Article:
Have you ever found yourself staring up at the night sky and trying to make out the constellations, like the ancient Greeks? Maybe you can figure out where Orion and his belt is or tried to figure out which stars make up the Big Dipper. Perhaps you’ve cloud watched with your kids and pointed out rabbits, castles, and other strange shapes? Or maybe, you’ve spotted the man in the moon looking down on you?

We all have. But the stars that make up the constellations aren’t actually connected to each other or sometimes even near each other in the dark reaches of space. The clouds are really just dry air mixed with water drops and ice particles that happen to look like something familiar. And, of course, there is no man in the moon.

Yet, we as humans are drawn to create patterns even where there is none. We do this when we see Kate Middleton’s face on a jelly bean or create the mythos of the Bermuda Triangle (did you know that statistically there have been no more disappearances in that area of the world than any other? We have a natural need to create order in our lives because it helps us move about the world and make decisions.

As parents, we do this constantly. We look at our children’s behavior and attempt to analyze it, find patterns, and draw conclusions from it. It is almost a desperate need to see connections, even if there aren’t any.

Why Do We See Parenting Patterns?

Humans have an almost innate need to see meaning in the seemingly random. We make assumptions about what we think might be happening and our assumptions are often wrong. Guessing about what might happen may have kept us safe from lions in the African savannah millennia ago, but it causes problems for us now.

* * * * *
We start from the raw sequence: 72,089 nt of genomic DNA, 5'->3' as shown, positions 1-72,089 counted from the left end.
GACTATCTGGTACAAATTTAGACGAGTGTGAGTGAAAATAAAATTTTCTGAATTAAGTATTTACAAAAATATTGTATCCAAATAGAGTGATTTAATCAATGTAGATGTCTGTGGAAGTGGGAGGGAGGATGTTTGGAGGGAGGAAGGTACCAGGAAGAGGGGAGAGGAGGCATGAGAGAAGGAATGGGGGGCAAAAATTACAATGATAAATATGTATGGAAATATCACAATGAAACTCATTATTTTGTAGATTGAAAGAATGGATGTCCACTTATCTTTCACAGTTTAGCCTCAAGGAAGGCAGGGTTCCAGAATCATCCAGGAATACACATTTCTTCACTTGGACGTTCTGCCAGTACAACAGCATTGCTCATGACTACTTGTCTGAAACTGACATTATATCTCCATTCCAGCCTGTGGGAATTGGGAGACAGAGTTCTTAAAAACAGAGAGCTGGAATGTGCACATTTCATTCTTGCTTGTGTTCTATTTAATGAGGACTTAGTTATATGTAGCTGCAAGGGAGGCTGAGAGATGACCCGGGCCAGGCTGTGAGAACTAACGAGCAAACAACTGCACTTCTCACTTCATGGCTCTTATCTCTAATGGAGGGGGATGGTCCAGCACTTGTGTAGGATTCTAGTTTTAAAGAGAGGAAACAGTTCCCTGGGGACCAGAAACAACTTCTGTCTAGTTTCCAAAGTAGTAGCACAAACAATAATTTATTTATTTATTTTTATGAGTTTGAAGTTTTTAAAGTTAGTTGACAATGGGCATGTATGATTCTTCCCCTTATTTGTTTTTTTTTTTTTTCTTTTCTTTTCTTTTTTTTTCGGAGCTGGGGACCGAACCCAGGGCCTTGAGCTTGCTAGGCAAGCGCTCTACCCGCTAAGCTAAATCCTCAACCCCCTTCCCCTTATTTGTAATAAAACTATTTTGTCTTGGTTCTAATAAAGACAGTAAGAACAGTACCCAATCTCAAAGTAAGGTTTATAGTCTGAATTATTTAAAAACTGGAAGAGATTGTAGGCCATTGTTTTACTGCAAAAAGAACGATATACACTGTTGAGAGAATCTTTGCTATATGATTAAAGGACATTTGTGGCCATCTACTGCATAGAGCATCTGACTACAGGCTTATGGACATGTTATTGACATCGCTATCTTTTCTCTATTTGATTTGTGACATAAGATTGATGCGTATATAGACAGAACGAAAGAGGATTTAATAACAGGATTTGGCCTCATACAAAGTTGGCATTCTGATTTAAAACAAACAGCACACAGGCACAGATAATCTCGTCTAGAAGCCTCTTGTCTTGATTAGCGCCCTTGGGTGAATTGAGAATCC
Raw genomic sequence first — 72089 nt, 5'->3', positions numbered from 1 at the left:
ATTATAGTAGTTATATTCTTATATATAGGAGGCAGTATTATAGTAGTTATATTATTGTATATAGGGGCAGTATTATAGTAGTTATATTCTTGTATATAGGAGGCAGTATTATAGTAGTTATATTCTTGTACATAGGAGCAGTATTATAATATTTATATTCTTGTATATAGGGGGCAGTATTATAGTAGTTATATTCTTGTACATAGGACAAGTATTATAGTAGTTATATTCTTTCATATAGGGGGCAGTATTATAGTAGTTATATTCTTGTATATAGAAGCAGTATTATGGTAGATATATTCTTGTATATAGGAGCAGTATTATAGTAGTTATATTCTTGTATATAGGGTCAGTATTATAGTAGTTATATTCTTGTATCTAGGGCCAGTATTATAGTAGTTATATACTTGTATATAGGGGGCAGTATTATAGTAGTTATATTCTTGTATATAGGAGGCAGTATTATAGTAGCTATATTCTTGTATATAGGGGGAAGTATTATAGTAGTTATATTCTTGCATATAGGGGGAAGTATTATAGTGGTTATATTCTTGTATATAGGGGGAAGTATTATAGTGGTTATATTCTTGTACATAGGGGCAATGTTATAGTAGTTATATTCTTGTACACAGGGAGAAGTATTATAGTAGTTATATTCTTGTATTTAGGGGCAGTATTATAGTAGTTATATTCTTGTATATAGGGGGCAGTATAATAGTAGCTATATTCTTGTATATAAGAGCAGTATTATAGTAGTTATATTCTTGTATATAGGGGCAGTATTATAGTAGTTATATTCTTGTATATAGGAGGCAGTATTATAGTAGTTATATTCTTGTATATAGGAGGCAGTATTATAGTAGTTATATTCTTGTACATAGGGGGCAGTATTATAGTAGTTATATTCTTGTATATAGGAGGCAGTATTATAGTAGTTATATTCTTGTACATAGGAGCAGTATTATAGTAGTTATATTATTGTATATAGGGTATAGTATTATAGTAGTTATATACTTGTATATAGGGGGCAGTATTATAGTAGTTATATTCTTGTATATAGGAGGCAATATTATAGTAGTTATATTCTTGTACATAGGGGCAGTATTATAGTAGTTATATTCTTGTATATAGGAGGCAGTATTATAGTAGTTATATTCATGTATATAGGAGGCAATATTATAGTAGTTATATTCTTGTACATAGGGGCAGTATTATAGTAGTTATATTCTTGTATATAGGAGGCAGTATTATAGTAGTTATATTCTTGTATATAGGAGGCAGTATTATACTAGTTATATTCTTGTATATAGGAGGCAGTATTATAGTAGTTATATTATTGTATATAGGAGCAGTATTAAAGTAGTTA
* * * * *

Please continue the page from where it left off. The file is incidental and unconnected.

The problem is that we’re not good with probability. We see meaning in abnormality rather than assuming that it is just a bunch of randomness. This is why we get so excited when one of our kids suddenly does his chores without being asked or remembered to bring home her lunch box when neither of these events ever happens with any frequency. We start thinking about what we did differently to create this circumstance and then try to recreate it. Yes, a new system might be at hand, but it’s just as likely that the lunch box came home because the teacher put it in her bag.

Problems with Probability

Danny Kahneman and Amos Tversky wrote about how Israeli generals during the Yom Kippur War desperately wanted to understand why one squadron of planes had been more successful than others. The generals proposed a crazy variety of potential reasons from the color underpants the pilots wore to the amount of time that they had seen their families. The problem was that the difference was as likely or even more likely to just have been random chance.

At the end of the day, we do a lousy job of figuring out things like frequency and probability which means we often make the wrong assumption about things. It’s why the shuffle feature on your iTunes music isn’t actually random because if it was, the likelihood exists that you could listen to Baby Shark over and over again instead of it appearing only once in a while.

Questioning Parenting Patterns

So, how do we know if, to paraphrase Freud when a cigar is just a cigar or when it means something deeper?

Many times, we just don’t. Pointing out these clustering illusions, as coined by psychologist Thomas Gilovich, is often best done by another person which means we can fill this role for our parenting partners and friends. Finding parenting patterns when there may not be is something that we need to be aware of.

It also means we can serve that role for our children as well. When they end up in tears because a friend didn’t sit with them for two days in a row, we can carefully challenge some of their irrational assumptions by being aware that streaks and clusters appear in random distributions. We can help them look for data that kicks them out of negative thinking and moves them into more rational thought.